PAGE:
How the Port Fuels waterfront garbage plant got 'fast-tracked'
Environment Hamilton: 'Bump up' requests are rarely granted
Lower city councillors and other opponents of a proposed waste "gasification" plant on the waterfront are calling this week for the provincial Ministry of the Environment and Climate Change to "bump up" its review of the project's environmental impacts.
But a local environmental expert says those requests are rarely granted.
And while the plant's opponents contend the developers pulled a fast one by submitting the project for the less stringent environmental screening, the company has followed provincial laws and qualifies for the easier review because of the energy producing part of the project.
Defined as waste facility
The city this week deemed the project, first and foremost, a waste processing plant that happens to produce energy. That's rather than deeming it mostly an energy-from-waste facility. That difference in definition means the city can't hold the project back based on its zoning rules.
But the fact that it produces energy from waste at all means the project qualifies for a less intensive process in pursuing its environmental OK from the province.
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"There's never been an issue in my mind or misinterpretation in my mind," Port Fuels COO Robert Clark told CBC Hamilton this week. "The definitions from the province and the definitions from the municipality have been laid out and interpreted correctly for some time."
Lynda Lukasic, head of Environment Hamilton, said the province's environmental assessment laws have been "substantially weakened" in recent years.
"Sadly, under provincial rules, the energy generation gives them the pass on the full [environmental assessment]," she said.
There are two main processes involved in the proposed plant, and Lukasic argues one of them, direct plasma, which has no energy component, should have triggered the fuller review. She wrote a letter to the ministry in January outlining her case for that.
Lukasic acknowledged the calls for "bump up" or elevation requests, but said "this rarely if ever happens."
At issue is the way the company pursued environmental compliance from the province. The plant is expected to generate some energy from the processing of industrial waste, and because of that energy production, it qualifies under provincial rules for an "energy from waste" plant. That allowed it to go about pursuing provincial OK by filing an environmental screening report, rather than undergoing a more stringent Individual environmental assessment.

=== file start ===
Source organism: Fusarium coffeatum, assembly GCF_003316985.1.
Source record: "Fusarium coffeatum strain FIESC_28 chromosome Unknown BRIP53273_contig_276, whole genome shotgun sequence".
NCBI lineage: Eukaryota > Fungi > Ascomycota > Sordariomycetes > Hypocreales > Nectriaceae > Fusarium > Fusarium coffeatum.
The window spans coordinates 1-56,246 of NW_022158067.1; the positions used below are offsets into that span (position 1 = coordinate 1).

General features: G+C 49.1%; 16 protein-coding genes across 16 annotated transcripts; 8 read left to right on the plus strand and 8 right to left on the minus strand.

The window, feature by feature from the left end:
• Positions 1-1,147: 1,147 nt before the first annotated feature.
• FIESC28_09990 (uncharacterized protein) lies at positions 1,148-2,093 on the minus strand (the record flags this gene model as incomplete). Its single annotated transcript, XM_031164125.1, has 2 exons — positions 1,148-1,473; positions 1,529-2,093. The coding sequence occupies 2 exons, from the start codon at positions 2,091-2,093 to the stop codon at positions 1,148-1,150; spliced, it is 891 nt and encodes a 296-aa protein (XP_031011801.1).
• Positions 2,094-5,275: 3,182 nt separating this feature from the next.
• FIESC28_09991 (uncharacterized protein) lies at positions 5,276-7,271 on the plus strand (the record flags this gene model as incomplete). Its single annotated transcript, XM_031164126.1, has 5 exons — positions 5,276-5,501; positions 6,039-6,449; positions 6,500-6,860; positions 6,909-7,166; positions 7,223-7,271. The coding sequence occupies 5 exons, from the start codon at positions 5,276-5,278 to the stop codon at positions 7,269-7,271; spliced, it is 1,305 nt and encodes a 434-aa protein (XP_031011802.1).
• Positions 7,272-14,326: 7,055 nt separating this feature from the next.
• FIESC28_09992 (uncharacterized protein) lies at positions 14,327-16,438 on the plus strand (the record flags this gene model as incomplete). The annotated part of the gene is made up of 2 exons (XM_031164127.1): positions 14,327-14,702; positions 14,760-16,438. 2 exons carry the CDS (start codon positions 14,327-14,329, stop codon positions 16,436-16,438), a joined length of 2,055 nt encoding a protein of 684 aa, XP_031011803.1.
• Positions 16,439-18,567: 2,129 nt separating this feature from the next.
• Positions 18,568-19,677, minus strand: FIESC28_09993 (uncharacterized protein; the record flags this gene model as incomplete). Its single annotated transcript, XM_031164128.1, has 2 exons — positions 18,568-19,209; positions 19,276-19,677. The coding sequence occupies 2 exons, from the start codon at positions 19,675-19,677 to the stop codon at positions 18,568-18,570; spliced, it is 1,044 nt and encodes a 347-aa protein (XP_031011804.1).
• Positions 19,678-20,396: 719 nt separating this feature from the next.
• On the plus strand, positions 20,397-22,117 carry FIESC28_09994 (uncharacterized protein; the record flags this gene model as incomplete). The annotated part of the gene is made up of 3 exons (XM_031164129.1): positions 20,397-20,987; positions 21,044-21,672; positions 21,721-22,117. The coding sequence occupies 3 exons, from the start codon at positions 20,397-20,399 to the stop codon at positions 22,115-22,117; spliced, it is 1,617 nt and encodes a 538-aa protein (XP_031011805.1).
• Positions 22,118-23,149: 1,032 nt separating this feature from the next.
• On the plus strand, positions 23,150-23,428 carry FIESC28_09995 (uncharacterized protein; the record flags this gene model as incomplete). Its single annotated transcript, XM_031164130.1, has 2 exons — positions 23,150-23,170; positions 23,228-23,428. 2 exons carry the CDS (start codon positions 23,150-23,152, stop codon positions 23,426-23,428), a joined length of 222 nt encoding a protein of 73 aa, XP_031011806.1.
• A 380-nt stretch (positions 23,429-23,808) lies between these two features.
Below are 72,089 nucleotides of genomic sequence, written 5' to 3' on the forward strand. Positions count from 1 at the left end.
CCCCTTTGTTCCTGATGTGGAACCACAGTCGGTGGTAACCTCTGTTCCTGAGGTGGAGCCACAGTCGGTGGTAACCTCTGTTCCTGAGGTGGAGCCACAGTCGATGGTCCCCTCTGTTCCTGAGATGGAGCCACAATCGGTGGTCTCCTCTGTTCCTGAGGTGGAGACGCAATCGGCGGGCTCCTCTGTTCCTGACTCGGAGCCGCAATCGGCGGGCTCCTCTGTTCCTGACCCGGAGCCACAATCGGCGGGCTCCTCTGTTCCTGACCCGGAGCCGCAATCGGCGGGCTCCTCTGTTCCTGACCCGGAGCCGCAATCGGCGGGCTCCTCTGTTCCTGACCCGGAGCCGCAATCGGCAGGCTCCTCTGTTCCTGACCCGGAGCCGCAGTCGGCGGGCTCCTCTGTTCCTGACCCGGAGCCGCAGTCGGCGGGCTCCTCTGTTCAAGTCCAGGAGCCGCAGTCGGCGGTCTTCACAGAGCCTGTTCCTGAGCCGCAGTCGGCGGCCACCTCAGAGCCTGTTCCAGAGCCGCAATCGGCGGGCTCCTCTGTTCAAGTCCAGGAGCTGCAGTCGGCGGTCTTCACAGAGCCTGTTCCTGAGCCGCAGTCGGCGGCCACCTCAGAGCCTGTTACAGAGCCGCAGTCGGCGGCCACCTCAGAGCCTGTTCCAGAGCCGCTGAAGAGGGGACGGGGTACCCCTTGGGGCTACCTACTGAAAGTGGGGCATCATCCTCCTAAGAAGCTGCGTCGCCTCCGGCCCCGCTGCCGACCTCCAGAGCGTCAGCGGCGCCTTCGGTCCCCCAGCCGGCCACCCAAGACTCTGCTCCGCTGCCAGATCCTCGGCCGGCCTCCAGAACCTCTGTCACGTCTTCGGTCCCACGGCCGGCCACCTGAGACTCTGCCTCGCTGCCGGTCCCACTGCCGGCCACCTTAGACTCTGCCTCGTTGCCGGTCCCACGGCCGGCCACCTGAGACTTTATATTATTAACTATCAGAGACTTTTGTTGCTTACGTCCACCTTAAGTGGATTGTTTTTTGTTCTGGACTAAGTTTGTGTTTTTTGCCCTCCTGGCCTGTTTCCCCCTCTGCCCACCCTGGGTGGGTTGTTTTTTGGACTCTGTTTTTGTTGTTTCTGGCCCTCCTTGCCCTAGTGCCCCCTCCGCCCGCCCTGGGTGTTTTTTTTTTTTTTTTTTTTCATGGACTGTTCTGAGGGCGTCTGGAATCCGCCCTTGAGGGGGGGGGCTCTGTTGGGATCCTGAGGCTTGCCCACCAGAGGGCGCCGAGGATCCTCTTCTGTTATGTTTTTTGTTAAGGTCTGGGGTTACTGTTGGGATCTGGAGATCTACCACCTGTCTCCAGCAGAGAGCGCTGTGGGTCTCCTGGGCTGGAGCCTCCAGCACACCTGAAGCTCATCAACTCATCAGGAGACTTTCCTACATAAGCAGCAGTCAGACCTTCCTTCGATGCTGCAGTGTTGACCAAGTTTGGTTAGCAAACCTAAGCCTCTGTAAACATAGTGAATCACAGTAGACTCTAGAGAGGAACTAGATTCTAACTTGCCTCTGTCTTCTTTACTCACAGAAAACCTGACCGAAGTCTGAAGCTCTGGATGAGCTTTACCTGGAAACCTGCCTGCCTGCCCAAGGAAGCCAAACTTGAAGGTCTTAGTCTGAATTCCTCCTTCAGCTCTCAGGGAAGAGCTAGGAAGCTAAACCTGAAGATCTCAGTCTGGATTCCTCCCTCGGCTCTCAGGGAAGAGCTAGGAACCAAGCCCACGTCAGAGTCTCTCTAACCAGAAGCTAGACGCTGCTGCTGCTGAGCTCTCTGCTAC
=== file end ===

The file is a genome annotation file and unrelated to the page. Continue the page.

Both processes involve making applications and filings to the ministry, but the second one would involve more provincial scrutiny of the operations and impacts.
Kate Jordan, spokeswoman for the Ministry of Environment, said Wednesday the agency is evaluating Port Fuels' application and has asked for supplementary materials.
She said the ministry is also evaluating previous requests it has received for the project to undergo the "bump up" assessment process. Clark said he's confident the company is prepared should the request for the higher level of scrutiny be granted.
Jordan said the ministry received three "bump-up" requests in 2013-2014 planned under the same screening process as the Port Fuels facility. One project withdrew its application and wasn't built, one was for an increase in the amount of waste to be processed at an existing animal crematorium and the third was to expand an already approved landfill.
"In every case, the ministry carefully considered the requests and did a fulsome review of the concerns expressed," Jordan said. "Ultimately, the ministry found the proposals met the requirements of the screening process and further environmental assessment was not required."